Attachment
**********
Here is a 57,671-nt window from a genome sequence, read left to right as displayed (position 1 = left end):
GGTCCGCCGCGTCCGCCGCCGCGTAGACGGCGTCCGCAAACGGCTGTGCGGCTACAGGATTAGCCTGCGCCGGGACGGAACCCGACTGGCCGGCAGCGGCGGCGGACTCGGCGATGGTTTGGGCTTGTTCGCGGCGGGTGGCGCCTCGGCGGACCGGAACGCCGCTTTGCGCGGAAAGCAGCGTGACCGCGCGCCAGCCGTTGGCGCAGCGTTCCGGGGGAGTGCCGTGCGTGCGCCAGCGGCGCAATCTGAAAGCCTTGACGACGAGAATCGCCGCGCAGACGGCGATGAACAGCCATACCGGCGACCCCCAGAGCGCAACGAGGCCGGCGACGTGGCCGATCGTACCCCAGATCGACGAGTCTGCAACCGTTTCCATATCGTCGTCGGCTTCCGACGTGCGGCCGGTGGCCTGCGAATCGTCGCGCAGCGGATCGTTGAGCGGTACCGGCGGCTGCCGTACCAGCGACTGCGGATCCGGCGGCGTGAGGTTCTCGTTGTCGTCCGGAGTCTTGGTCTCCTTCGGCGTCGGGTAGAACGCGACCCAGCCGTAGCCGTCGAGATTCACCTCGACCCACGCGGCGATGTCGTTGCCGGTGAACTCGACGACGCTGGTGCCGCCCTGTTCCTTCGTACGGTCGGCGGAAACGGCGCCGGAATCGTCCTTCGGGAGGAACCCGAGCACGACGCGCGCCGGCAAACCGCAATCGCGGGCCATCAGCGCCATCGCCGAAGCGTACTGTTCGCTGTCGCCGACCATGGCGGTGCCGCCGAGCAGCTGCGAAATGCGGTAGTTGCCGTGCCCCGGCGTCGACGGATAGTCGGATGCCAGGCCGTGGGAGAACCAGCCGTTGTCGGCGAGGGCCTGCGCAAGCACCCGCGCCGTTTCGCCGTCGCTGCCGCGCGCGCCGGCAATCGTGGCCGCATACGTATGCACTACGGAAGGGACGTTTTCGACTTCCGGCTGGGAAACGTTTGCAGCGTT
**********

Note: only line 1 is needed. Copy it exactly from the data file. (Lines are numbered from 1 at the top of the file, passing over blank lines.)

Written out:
Here is a 57,671-nt window from a genome sequence, read left to right as displayed (position 1 = left end):